While there’s lots of nice talk about “following your dreams” and ignoring the financial aspects of your career choice, the financial prospects of your chosen field should come into consideration, both in the short and longer terms. STEM is too large a field to provide any meaningful insight into career prospects, since it includes everything from Advanced Mathematics to Mechanical Engineering, fields that are diverse and subject to variable job markets. At the same moment, one STEM field might be burning hot, while another is ice cold. For example, a recent mantra among technology companies is that “hardware is dead,” reducing the need for Mechanical Engineers, while Data Scientists are still a hot commodity. Looking for broader skills and themes that will help advance your career is a better approach. Clearly, technology will play a role in most fields, so a basic understanding of the process behind technology, whether it’s coding or very basic engineering, will likely serve one well regardless of their ultimate career choice.
Advice for technology leaders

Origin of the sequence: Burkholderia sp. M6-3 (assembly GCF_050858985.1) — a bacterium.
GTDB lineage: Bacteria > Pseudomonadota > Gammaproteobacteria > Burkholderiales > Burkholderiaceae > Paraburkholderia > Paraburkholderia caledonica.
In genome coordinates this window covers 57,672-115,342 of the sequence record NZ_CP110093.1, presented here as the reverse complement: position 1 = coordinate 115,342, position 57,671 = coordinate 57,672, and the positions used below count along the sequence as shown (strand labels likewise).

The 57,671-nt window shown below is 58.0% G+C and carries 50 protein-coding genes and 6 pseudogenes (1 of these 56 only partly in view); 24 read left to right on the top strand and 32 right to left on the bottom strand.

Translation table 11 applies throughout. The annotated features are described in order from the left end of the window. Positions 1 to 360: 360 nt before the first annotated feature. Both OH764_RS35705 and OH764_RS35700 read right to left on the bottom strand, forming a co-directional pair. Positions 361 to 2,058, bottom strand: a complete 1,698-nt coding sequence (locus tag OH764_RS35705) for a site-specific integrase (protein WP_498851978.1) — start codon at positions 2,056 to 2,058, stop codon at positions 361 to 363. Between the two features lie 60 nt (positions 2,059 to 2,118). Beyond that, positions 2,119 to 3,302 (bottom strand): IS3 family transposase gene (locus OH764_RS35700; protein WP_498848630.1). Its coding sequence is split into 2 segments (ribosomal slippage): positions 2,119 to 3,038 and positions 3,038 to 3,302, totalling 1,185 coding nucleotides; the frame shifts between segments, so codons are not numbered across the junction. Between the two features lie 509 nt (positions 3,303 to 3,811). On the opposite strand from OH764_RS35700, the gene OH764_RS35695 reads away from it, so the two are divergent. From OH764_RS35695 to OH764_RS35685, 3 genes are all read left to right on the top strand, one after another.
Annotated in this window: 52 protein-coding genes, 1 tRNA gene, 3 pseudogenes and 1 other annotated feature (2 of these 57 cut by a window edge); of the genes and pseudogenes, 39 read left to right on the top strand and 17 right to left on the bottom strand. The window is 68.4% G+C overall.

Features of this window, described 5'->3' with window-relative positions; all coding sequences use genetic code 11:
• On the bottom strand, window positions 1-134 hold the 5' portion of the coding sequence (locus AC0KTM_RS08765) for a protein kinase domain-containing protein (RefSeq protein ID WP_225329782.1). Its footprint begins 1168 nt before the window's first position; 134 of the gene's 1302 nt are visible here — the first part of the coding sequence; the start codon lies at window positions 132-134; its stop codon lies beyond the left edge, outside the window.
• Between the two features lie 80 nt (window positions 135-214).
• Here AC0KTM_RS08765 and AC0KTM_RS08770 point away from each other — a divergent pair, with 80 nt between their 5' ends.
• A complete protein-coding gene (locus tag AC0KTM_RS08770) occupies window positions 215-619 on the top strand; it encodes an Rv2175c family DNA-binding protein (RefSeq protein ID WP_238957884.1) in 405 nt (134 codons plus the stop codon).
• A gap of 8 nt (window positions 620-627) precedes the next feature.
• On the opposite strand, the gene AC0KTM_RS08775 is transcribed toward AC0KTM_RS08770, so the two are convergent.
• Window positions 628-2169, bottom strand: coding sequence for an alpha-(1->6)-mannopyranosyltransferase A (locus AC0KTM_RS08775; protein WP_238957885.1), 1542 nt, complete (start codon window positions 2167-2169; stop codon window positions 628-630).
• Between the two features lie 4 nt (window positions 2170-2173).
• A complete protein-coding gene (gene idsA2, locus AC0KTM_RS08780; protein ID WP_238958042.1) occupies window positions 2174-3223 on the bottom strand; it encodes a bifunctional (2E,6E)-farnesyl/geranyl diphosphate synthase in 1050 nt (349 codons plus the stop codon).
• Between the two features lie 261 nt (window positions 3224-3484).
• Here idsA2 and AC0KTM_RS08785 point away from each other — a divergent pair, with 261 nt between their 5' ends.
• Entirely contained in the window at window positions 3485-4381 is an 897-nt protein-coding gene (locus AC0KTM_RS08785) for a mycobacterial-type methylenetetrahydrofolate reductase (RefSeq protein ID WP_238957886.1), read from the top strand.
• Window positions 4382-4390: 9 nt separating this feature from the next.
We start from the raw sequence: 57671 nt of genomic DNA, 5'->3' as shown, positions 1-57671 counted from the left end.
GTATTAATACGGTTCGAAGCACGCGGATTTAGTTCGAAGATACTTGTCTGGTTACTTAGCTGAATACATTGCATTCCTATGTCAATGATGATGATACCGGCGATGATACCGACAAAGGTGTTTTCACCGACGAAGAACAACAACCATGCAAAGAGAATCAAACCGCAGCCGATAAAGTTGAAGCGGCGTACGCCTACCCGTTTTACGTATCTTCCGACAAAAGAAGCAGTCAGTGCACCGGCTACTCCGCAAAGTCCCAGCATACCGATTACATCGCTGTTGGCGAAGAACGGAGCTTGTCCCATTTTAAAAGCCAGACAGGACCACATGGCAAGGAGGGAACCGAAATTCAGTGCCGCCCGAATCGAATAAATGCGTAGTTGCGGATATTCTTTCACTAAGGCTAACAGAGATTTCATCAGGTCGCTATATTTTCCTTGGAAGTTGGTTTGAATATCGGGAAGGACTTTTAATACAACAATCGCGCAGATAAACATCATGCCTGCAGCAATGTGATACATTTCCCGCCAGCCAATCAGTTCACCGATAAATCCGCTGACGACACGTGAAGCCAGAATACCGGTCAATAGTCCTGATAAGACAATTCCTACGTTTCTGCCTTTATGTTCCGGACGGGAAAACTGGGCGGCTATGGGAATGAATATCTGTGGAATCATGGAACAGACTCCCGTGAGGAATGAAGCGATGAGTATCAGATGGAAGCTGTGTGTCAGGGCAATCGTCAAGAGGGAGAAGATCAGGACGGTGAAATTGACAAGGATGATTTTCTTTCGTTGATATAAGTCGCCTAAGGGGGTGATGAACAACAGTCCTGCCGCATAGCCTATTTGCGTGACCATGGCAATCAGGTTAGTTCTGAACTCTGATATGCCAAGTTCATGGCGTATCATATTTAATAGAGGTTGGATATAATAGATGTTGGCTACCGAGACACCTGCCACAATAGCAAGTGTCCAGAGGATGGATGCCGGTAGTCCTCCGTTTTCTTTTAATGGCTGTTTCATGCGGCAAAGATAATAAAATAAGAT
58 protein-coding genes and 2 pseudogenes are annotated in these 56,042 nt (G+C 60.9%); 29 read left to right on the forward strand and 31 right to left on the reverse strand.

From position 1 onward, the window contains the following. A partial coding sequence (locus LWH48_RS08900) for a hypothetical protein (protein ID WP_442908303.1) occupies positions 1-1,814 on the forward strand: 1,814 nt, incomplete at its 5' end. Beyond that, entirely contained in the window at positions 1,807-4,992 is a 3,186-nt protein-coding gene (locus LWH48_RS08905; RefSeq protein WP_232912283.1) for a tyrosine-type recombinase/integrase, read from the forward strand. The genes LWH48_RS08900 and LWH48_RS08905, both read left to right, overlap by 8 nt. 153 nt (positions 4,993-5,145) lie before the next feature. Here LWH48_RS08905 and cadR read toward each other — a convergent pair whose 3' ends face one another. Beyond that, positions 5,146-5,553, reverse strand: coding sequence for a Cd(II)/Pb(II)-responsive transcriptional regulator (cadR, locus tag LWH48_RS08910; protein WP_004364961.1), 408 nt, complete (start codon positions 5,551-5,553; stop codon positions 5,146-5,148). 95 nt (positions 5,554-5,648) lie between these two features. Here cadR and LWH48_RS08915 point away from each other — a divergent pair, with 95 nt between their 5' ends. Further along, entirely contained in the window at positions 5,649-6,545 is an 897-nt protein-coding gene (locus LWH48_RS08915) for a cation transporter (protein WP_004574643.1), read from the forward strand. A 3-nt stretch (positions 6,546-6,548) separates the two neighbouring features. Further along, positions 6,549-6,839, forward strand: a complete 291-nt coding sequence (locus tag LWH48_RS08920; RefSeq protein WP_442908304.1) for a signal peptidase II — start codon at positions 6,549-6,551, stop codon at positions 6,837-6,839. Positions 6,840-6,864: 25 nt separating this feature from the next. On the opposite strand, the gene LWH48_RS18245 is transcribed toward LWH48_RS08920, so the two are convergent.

The great risk of the incessant STEM shortage talk is that students and employees are smart enough to notice the waves of layoffs in the technology sector, and likely have a friend, parent, or relative who offers a very different perspective on a technology career than the happy talk about vast riches and near-lifetime employment. Additionally, the technology sector itself has vastly more options than pure engineering roles. An artist or designer can have a rich career in technology in fields ranging from consulting to user experience design, just as much as a software engineer focused on coding, and frankly each could benefit from some exposure to the other’s discipline.
Rather than endlessly beating the STEM drum, it would serve the field and our bottom lines better if we articulated specifically what STEM skills were most relevant to the technology sector, with a focus on those that transcend specific technologies that may become obsolete. The hundreds of hours I spent learning C and Pascal did little to aid my career, but perhaps a course in basic software development methodologies and process would have better served me.
Finally, the logic cited in many of the mass layoffs is a changing technology environment necessitating new skills. If flexibility in adapting to rapid change is the key skill we need in our workforce, advocating deep study in a tiny subset of STEM fields is not a recipe to build that type of workforce, nor is hiring primarily based on knowledge of a basket of specialized technologies. Before waving the STEM flag, consider the long-term prospects a bunch of engineers with outdated technology skills and significant depth in a narrow slice of STEM, fresh out of university would have at your company. Would you rather our educational system produce well-rounded, flexible learners who use technology as a tool, or the next crop of engineers you need to dismiss when technology changes?